The soldiers felt no pity, believing she was a lying spy they ruthlessly shot one of her kids in front of her and with the pull of a trigger they doomed themselves, the bang that ensued echoing through the forest was quickly replaced by the scream of a banshee as Mrs Willows consumed by pain and a first of rage went mad. She erratically tore and fought them with brute animal strength caused my the loss of the dear child, the other child was said to have unleashed a shrill cry before escaping the horrors by tearing into the woods behind her.’ A strange silence shot through the night, even the constant lick of the flickering flames seemed to hush as we all waited for the conclusion of the story. ‘Mrs Willows was distracted by the scream of her second child and looked up just in time to see her running into the forest, this momentary glance cost her life and doomed the forest, the murderous soldier who had been waiting for this opportunity as quick as a flash bear hugged her from behind, and in one clean motion satisfied his bloodlust by sliding his blade cleanly across her throat.’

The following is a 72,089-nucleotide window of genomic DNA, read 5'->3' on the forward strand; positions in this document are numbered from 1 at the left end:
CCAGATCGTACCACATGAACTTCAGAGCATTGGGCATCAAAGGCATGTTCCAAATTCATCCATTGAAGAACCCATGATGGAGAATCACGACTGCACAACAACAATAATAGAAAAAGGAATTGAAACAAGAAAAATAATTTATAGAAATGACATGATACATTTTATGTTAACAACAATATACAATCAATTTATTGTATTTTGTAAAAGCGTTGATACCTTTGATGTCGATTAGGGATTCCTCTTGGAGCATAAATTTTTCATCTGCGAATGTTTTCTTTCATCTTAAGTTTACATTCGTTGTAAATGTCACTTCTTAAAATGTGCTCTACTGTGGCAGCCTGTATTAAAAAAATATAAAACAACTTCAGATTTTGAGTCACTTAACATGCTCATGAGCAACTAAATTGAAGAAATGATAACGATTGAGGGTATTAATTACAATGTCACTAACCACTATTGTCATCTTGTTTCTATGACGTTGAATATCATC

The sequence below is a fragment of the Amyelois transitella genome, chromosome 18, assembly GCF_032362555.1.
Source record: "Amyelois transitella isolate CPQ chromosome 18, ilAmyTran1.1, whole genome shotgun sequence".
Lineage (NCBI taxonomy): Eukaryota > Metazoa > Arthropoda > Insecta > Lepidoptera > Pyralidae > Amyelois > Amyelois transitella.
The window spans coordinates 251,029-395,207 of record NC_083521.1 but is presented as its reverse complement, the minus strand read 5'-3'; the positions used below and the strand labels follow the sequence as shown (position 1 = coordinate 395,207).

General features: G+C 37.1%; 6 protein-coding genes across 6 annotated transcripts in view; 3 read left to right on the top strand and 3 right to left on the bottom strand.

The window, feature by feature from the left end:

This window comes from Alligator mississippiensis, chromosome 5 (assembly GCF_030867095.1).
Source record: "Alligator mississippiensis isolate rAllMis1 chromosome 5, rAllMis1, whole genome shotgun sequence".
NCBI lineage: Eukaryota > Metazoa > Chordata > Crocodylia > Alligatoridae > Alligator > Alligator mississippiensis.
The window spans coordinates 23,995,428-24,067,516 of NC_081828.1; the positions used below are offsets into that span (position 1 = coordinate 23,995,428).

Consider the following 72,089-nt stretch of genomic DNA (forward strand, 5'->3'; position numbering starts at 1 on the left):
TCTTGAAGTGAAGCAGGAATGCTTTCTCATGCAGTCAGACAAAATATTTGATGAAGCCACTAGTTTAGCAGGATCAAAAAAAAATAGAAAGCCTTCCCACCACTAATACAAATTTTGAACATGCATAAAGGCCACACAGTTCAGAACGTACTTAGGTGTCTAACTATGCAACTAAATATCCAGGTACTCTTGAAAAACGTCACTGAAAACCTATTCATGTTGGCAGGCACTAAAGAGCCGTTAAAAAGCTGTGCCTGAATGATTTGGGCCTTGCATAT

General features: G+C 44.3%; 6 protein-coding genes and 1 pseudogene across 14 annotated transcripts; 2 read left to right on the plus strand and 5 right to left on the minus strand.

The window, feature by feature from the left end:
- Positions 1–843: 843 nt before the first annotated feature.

Our hearts raced as he finished this sentence, the shocked silence was quickly replaced by a chattering stream of child like questions, in a mix of high pitched queries his deep earthy voice rumbled on, quickly hushing the group as we strained to hear. ‘Mrs Willows head and body were buried at opposite ends of the forest because the soldiers were superstitious and feared her ghost and the repercussions of their actions. They left the last surviving child to die alone in the forest and carelessly threw the body of the dead child off a cliff. Soon after the war ended she reappeared, haunting unfortunate hikers who happened to enter this forest, many people, especially children have disappeared terrified by her ghost which forever seeks revenge for her dead child, and which tirelessly searches for her living lost one. It is said that she chooses her victims by sending them a dream, inviting them to come and play soccer with her and her children-she is always wearing white, and as soon as you get close you realize the soccer ball is actually her decapitated head.’
This statement was followed by a chattering chorus of ‘Eww’s’, ‘That’s so scary’ and ‘I don’t believe in ghosts’ from the braver few. Excited chattering continued as we settled to bed, and just as I started to close my eyes I remembered the strange billowing white fabric I had seen earlier-it seemed to unnerve me; I shrugged it off as a silly illusion and drifted off to sleep. I began to dream, and the rest of the hikers woke up to two empty sleeping bags each with a bright red streak along them.